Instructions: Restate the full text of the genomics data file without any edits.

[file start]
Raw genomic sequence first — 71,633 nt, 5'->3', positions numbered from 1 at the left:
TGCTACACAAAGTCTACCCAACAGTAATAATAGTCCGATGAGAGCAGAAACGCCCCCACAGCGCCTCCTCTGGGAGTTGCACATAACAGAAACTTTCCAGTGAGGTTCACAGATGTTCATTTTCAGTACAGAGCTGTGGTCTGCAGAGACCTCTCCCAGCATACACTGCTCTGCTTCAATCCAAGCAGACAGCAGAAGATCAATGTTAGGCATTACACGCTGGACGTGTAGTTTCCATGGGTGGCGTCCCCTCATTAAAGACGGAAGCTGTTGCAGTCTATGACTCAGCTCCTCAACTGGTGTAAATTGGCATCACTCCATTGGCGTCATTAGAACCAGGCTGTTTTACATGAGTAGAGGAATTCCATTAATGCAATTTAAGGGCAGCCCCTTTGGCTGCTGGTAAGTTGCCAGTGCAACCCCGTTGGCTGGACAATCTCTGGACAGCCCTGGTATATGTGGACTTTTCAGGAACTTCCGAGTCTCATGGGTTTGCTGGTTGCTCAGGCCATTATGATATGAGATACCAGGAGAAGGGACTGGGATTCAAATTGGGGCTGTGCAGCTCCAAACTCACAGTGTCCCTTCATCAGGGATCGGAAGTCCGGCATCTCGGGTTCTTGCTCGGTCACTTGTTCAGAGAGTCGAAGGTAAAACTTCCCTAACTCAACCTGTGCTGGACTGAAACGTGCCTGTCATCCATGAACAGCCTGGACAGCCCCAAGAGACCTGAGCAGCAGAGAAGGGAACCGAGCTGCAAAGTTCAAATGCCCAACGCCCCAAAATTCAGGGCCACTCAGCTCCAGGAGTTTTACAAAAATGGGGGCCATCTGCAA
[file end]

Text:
Raw genomic sequence first — 71,633 nt, 5'->3', positions numbered from 1 at the left:
TGCTACACAAAGTCTACCCAACAGTAATAATAGTCCGATGAGAGCAGAAACGCCCCCACAGCGCCTCCTCTGGGAGTTGCACATAACAGAAACTTTCCAGTGAGGTTCACAGATGTTCATTTTCAGTACAGAGCTGTGGTCTGCAGAGACCTCTCCCAGCATACACTGCTCTGCTTCAATCCAAGCAGACAGCAGAAGATCAATGTTAGGCATTACACGCTGGACGTGTAGTTTCCATGGGTGGCGTCCCCTCATTAAAGACGGAAGCTGTTGCAGTCTATGACTCAGCTCCTCAACTGGTGTAAATTGGCATCACTCCATTGGCGTCATTAGAACCAGGCTGTTTTACATGAGTAGAGGAATTCCATTAATGCAATTTAAGGGCAGCCCCTTTGGCTGCTGGTAAGTTGCCAGTGCAACCCCGTTGGCTGGACAATCTCTGGACAGCCCTGGTATATGTGGACTTTTCAGGAACTTCCGAGTCTCATGGGTTTGCTGGTTGCTCAGGCCATTATGATATGAGATACCAGGAGAAGGGACTGGGATTCAAATTGGGGCTGTGCAGCTCCAAACTCACAGTGTCCCTTCATCAGGGATCGGAAGTCCGGCATCTCGGGTTCTTGCTCGGTCACTTGTTCAGAGAGTCGAAGGTAAAACTTCCCTAACTCAACCTGTGCTGGACTGAAACGTGCCTGTCATCCATGAACAGCCTGGACAGCCCCAAGAGACCTGAGCAGCAGAGAAGGGAACCGAGCTGCAAAGTTCAAATGCCCAACGCCCCAAAATTCAGGGCCACTCAGCTCCAGGAGTTTTACAAAAATGGGGGCCATCTGCAA